I recently presented a talk at a University of Manchester event trying to bridge the (supposed) gap between the arts and sciences. The talk was given in the Pecha Kucha format which requires the presenter to use 20 slides and to spend exactly 20 seconds on each slide. I thought it would be interesting to post this presentation on our… Read more →
Fiction Meets Science (FMS) is an international research group that brings together scholars and creative practitioners from across the world to explore the literary and social implications of ‘fiction writers [who] have been creating new kinds of stories about science—its practices and concepts, people and institutions, products and societal fall-out’. FMS is based in Bremen in Germany where David and… Read more →
Please find below a recording of the plenary talk given at our Playing God Workshop (31st May – 1st June) by television documentary producers and directors, Paul Sapin and Michael Waterhouse.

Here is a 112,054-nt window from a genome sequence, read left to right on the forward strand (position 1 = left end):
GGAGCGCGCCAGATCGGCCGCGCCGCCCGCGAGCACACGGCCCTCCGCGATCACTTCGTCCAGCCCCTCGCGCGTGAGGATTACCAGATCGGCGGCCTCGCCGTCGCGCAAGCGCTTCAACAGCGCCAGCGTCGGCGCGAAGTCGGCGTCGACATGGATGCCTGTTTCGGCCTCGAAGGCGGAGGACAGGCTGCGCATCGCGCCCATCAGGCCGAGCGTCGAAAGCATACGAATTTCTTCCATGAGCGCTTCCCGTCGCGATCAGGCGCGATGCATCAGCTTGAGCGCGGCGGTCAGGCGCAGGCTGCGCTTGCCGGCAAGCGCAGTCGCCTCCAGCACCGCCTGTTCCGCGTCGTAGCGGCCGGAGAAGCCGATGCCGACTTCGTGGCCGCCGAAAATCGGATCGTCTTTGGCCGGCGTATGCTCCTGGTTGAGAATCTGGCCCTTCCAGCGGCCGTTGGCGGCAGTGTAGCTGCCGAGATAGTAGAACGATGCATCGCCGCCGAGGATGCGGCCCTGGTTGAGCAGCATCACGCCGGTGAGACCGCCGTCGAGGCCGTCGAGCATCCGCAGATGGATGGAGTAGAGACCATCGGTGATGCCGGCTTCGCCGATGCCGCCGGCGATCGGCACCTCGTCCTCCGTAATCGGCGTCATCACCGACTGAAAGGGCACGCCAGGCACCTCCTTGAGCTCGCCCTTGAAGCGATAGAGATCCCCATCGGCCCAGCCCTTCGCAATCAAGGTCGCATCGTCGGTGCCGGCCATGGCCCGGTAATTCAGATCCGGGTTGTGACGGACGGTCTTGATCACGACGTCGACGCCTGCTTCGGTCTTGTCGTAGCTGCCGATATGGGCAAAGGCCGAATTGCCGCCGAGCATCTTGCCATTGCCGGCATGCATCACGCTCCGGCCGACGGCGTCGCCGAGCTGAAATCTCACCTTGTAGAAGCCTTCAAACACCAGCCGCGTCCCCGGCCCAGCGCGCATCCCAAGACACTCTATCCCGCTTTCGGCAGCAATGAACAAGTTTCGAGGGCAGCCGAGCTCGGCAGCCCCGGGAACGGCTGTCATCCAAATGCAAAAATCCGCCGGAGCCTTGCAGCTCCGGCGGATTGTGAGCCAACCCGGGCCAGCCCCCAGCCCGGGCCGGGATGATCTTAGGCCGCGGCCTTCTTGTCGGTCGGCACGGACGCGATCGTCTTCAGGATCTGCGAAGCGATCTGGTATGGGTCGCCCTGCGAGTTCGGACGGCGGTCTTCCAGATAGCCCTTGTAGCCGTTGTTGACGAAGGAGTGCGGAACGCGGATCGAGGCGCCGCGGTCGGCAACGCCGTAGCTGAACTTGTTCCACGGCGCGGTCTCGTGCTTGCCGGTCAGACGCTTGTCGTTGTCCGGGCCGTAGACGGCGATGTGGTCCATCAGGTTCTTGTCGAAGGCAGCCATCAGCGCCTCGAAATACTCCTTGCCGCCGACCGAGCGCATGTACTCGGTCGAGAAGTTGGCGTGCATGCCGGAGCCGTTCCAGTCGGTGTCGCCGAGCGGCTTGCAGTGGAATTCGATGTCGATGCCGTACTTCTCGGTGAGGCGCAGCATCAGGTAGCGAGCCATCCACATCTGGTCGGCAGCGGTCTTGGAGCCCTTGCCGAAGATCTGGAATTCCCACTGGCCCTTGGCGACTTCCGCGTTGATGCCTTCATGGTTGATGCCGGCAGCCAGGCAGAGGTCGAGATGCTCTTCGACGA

In the plenary they discuss making documentaries that explore the interface between science and religion, and their personal experiences being part of the religion department at the BBC, during a time when religious programming was being evermore marginalised within the schedule.
Session introduced and chaired by Ray Macauley. As ever, we encourage comments, feedback and discussion in the comments section below!
Click below to listen to an audio recording of the final roundtable discussion at last week’s (31st May – 1st June) Playing God Workshop. The discussion was led by Susan Gaines (University of Bremen), please feel free to respond to any of the discussion in the comments section below.
For a round up of the rest of the workshop see our Storify of the panels.
I am fascinated by how entertainment media is used as a communication tool – for science, for history, for politics, for knowledge. But all in the name of entertainment – and for me that’s the important part. Films, video games, and comics are made for entertainment purposes and this is why they are so significant. They are valuable sources for… Read more →